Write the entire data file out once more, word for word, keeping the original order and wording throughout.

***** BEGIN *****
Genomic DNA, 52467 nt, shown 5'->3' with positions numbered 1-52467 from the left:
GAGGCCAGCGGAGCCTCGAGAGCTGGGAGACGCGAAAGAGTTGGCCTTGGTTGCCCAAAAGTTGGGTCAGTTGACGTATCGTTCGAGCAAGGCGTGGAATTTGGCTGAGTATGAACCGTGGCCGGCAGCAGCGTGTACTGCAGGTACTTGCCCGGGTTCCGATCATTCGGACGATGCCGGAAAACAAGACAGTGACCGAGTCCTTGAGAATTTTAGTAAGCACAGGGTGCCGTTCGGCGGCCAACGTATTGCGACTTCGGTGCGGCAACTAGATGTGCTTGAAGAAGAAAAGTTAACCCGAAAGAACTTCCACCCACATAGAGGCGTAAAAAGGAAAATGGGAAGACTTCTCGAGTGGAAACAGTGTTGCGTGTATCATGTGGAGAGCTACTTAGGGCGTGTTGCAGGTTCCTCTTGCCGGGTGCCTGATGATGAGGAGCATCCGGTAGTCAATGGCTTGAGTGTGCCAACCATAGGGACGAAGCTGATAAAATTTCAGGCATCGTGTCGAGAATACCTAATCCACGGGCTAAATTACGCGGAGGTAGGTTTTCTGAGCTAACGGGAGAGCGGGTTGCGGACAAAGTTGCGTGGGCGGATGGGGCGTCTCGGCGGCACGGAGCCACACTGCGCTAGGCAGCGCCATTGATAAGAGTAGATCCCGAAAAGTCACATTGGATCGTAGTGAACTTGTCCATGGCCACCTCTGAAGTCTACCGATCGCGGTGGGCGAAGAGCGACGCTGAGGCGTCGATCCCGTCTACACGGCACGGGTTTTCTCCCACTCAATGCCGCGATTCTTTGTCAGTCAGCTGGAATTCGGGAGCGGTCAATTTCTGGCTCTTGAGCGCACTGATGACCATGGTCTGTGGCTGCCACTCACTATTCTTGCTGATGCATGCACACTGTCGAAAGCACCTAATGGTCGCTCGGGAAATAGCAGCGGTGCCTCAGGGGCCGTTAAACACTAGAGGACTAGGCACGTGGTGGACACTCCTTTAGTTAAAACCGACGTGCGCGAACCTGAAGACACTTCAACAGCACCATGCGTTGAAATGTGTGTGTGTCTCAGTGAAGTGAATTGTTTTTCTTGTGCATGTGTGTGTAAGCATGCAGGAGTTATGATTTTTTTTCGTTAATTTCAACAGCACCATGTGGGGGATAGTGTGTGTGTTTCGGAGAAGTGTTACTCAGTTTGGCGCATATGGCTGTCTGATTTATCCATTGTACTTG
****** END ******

Genomic DNA, 52467 nt, shown 5'->3' with positions numbered 1-52467 from the left:
GAGGCCAGCGGAGCCTCGAGAGCTGGGAGACGCGAAAGAGTTGGCCTTGGTTGCCCAAAAGTTGGGTCAGTTGACGTATCGTTCGAGCAAGGCGTGGAATTTGGCTGAGTATGAACCGTGGCCGGCAGCAGCGTGTACTGCAGGTACTTGCCCGGGTTCCGATCATTCGGACGATGCCGGAAAACAAGACAGTGACCGAGTCCTTGAGAATTTTAGTAAGCACAGGGTGCCGTTCGGCGGCCAACGTATTGCGACTTCGGTGCGGCAACTAGATGTGCTTGAAGAAGAAAAGTTAACCCGAAAGAACTTCCACCCACATAGAGGCGTAAAAAGGAAAATGGGAAGACTTCTCGAGTGGAAACAGTGTTGCGTGTATCATGTGGAGAGCTACTTAGGGCGTGTTGCAGGTTCCTCTTGCCGGGTGCCTGATGATGAGGAGCATCCGGTAGTCAATGGCTTGAGTGTGCCAACCATAGGGACGAAGCTGATAAAATTTCAGGCATCGTGTCGAGAATACCTAATCCACGGGCTAAATTACGCGGAGGTAGGTTTTCTGAGCTAACGGGAGAGCGGGTTGCGGACAAAGTTGCGTGGGCGGATGGGGCGTCTCGGCGGCACGGAGCCACACTGCGCTAGGCAGCGCCATTGATAAGAGTAGATCCCGAAAAGTCACATTGGATCGTAGTGAACTTGTCCATGGCCACCTCTGAAGTCTACCGATCGCGGTGGGCGAAGAGCGACGCTGAGGCGTCGATCCCGTCTACACGGCACGGGTTTTCTCCCACTCAATGCCGCGATTCTTTGTCAGTCAGCTGGAATTCGGGAGCGGTCAATTTCTGGCTCTTGAGCGCACTGATGACCATGGTCTGTGGCTGCCACTCACTATTCTTGCTGATGCATGCACACTGTCGAAAGCACCTAATGGTCGCTCGGGAAATAGCAGCGGTGCCTCAGGGGCCGTTAAACACTAGAGGACTAGGCACGTGGTGGACACTCCTTTAGTTAAAACCGACGTGCGCGAACCTGAAGACACTTCAACAGCACCATGCGTTGAAATGTGTGTGTGTCTCAGTGAAGTGAATTGTTTTTCTTGTGCATGTGTGTGTAAGCATGCAGGAGTTATGATTTTTTTTCGTTAATTTCAACAGCACCATGTGGGGGATAGTGTGTGTGTTTCGGAGAAGTGTTACTCAGTTTGGCGCATATGGCTGTCTGATTTATCCATTGTACTTG